Huntington, Ind.—Heather Jones received an unexpected benefit from one of her Huntington University courses – a relationship with her grandfather.
Jones, 36, is pursuing a Bachelor of Science degree in business management through the university’s EXCEL Adult Degree Programs. This fall, she took a course called “Writing Oral Family History” with Dr. Kevin Miller, associate professor of communication. When Miller assigned the class to interview a family member to obtain family history information and write a paper, Jones was at a loss.
“Most of my family is so far away,” said Jones, a resident of Marion, Ind. “I called my mom in Las Vegas and asked her who I should contact. She suggested my grandfather who lives in Wabash.”
Jones’ mother, Julie Santo, was adopted, and the grandfather she suggested to Jones is her biological father, Clarence Cox. Jones had met her grandfather once – more than 20 years ago, so she felt unsure as to how he would respond to her request for an interview. Over the phone, Cox agreed to meet with her.
“I was nervous all the way to his house,” she said, “and he was waiting for me at the door. This was an opportunity for me. I had a reason to go to his door. It was no loss if it didn’t go any further.”
Jones describes the first meeting as “awkward” initially because neither knew what to say to the other. Jones was not sure where to begin because she had limited knowledge of her mother’s biological family history.
“I wasn’t there long before the awkwardness went away,” she said. “We totally bonded.”
Jones and Cox discovered commonalities that helped establish their relationship. They prefer pie over cake, like the same vegetables, have open personalities, enjoy affection and have some similar physical features.
What was supposed to be a one-hour meeting became a three-and-a-half hour meeting.
“At the end of our time together, we hugged and said we loved each other,” Jones said.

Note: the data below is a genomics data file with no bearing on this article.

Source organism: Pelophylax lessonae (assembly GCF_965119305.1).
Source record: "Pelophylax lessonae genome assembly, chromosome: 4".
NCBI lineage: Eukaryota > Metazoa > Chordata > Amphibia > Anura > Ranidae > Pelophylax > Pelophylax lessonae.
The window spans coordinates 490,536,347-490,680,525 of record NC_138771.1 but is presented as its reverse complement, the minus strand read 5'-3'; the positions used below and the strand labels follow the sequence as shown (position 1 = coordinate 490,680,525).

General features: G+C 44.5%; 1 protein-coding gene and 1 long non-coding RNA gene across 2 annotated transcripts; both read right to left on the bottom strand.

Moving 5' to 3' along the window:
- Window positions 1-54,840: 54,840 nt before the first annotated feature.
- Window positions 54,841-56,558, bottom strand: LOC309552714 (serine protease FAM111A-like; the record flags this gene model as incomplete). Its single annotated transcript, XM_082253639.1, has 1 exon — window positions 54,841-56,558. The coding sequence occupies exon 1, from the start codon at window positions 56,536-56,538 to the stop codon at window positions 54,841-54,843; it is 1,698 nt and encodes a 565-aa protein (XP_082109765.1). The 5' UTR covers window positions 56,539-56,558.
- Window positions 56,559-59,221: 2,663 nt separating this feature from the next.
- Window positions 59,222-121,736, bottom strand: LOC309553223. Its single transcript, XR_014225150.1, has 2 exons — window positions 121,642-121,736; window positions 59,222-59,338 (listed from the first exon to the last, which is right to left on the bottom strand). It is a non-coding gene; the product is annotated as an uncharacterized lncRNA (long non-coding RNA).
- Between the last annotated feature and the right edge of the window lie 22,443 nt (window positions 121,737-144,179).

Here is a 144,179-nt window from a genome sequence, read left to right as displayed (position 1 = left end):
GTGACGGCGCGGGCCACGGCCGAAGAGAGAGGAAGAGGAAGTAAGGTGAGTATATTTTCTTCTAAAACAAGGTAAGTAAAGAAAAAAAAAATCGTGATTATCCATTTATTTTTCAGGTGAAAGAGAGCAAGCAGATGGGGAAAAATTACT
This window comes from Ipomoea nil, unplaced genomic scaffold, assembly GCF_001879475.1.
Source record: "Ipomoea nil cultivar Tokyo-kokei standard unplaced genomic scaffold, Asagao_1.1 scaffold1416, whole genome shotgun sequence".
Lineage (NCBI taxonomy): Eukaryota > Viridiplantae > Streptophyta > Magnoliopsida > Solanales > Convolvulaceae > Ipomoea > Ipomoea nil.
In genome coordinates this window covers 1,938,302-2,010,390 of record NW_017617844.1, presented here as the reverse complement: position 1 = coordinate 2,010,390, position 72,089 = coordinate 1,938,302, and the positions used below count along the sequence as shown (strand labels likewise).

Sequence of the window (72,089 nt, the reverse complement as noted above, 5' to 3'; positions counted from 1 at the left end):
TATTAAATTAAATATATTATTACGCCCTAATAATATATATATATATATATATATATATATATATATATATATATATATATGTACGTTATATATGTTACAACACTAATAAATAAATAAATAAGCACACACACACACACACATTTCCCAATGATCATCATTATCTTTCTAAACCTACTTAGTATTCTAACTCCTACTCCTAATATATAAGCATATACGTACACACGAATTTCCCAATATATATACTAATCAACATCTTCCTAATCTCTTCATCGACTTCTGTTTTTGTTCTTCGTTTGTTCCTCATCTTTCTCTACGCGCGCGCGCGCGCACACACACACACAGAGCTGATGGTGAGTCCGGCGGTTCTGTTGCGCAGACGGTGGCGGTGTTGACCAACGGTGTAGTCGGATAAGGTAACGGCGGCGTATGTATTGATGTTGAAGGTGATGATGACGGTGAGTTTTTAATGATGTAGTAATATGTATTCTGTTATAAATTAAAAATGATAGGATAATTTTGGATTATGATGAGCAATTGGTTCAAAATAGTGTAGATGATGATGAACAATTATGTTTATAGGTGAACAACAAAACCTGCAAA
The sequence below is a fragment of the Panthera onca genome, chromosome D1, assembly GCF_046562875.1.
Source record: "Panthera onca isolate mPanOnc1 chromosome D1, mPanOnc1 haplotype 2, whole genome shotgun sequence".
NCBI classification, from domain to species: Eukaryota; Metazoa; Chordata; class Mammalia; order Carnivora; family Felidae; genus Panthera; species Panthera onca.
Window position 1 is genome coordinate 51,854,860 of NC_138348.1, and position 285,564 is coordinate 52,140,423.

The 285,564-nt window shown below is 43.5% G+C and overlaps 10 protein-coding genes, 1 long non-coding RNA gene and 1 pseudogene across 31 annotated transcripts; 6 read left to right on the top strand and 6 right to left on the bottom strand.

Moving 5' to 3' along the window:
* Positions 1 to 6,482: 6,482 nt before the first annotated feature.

When she came back for the second meeting, Cox told her she was welcome back anytime. What began as a class assignment morphed into weekly visits. Jones still audiotapes their conversations.
“We sit and chit-chat about everything under the sun,” Jones said. “There isn’t a subject we don’t talk about. Usually, his wife cooks me something like zucchini pie. At some point, we go out in the garden, and they send home vegetables with me and plants from their greenhouse. It’s the greatest feeling every time I’m over there.”
Jones has given her grandfather family photos. She initially gave him four, and when she discovered he spent a significant amount of time looking at those photos, she made an entire album for him.
Other family members also have benefited from Jones’ relationship with Cox. Jones has introduced her grandfather to her twin sister, and he has introduced Jones to his sister.
“I think I’ve opened up the doors of comfort for some of the others,” Jones said. “We felt like we would be infringing, and he felt like he was infringing so no one made the effort until now.”
As an added bonus, Jones earned an “A” on her paper for “Writing Oral Family History.”
“For a class I was dreading, it’s turned out to be a blessing in disguise,” she said. “It’s been an awesome experience.”
For Dr. Kevin Miller, Jones’ experience was a first in his class. He said students tend to approach family members they know well.
“I was moved by how obviously meaningful this generational and genetic connection was for Heather and for her grandfather,” Miller said. “The bonds of family-hood mysteriously transcend the alignments and realignments in families that sometimes leave members of a family geographically and biographically removed from each other for even decades.”
# # #